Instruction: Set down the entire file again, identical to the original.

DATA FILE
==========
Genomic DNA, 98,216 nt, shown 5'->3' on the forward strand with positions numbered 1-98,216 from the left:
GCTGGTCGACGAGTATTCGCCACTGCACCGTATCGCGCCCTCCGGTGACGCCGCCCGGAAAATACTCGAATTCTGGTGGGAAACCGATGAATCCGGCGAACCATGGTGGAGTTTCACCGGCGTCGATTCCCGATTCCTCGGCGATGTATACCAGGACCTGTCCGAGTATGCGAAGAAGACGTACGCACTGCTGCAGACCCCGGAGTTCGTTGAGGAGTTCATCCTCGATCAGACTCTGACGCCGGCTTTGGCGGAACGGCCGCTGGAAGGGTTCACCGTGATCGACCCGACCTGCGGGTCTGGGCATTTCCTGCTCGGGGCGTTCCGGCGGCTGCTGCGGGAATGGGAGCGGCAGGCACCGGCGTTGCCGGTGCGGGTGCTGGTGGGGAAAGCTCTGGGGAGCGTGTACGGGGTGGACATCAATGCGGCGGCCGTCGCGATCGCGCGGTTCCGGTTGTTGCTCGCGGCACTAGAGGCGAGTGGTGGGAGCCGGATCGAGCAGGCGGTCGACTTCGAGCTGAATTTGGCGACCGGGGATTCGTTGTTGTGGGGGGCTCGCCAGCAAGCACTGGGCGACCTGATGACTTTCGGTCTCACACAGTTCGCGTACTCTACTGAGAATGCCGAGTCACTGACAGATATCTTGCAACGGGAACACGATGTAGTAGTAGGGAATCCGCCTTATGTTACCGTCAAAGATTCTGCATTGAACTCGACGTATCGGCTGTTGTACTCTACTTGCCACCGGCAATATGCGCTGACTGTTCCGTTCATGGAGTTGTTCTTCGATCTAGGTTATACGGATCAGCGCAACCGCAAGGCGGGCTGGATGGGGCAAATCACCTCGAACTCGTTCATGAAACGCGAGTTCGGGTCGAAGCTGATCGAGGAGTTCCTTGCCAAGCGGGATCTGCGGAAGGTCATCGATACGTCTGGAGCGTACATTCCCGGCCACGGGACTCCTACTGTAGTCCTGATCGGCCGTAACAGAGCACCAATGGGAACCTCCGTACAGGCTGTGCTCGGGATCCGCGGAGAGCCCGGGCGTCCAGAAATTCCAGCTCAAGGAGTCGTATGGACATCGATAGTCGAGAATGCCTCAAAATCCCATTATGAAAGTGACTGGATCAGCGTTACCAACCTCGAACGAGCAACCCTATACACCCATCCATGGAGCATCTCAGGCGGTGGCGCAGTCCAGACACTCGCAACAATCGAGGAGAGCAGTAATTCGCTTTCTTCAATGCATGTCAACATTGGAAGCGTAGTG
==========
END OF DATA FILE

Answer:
Genomic DNA, 98,216 nt, shown 5'->3' on the forward strand with positions numbered 1-98,216 from the left:
GCTGGTCGACGAGTATTCGCCACTGCACCGTATCGCGCCCTCCGGTGACGCCGCCCGGAAAATACTCGAATTCTGGTGGGAAACCGATGAATCCGGCGAACCATGGTGGAGTTTCACCGGCGTCGATTCCCGATTCCTCGGCGATGTATACCAGGACCTGTCCGAGTATGCGAAGAAGACGTACGCACTGCTGCAGACCCCGGAGTTCGTTGAGGAGTTCATCCTCGATCAGACTCTGACGCCGGCTTTGGCGGAACGGCCGCTGGAAGGGTTCACCGTGATCGACCCGACCTGCGGGTCTGGGCATTTCCTGCTCGGGGCGTTCCGGCGGCTGCTGCGGGAATGGGAGCGGCAGGCACCGGCGTTGCCGGTGCGGGTGCTGGTGGGGAAAGCTCTGGGGAGCGTGTACGGGGTGGACATCAATGCGGCGGCCGTCGCGATCGCGCGGTTCCGGTTGTTGCTCGCGGCACTAGAGGCGAGTGGTGGGAGCCGGATCGAGCAGGCGGTCGACTTCGAGCTGAATTTGGCGACCGGGGATTCGTTGTTGTGGGGGGCTCGCCAGCAAGCACTGGGCGACCTGATGACTTTCGGTCTCACACAGTTCGCGTACTCTACTGAGAATGCCGAGTCACTGACAGATATCTTGCAACGGGAACACGATGTAGTAGTAGGGAATCCGCCTTATGTTACCGTCAAAGATTCTGCATTGAACTCGACGTATCGGCTGTTGTACTCTACTTGCCACCGGCAATATGCGCTGACTGTTCCGTTCATGGAGTTGTTCTTCGATCTAGGTTATACGGATCAGCGCAACCGCAAGGCGGGCTGGATGGGGCAAATCACCTCGAACTCGTTCATGAAACGCGAGTTCGGGTCGAAGCTGATCGAGGAGTTCCTTGCCAAGCGGGATCTGCGGAAGGTCATCGATACGTCTGGAGCGTACATTCCCGGCCACGGGACTCCTACTGTAGTCCTGATCGGCCGTAACAGAGCACCAATGGGAACCTCCGTACAGGCTGTGCTCGGGATCCGCGGAGAGCCCGGGCGTCCAGAAATTCCAGCTCAAGGAGTCGTATGGACATCGATAGTCGAGAATGCCTCAAAATCCCATTATGAAAGTGACTGGATCAGCGTTACCAACCTCGAACGAGCAACCCTATACACCCATCCATGGAGCATCTCAGGCGGTGGCGCAGTCCAGACACTCGCAACAATCGAGGAGAGCAGTAATTCGCTTTCTTCAATGCATGTCAACATTGGAAGCGTAGTG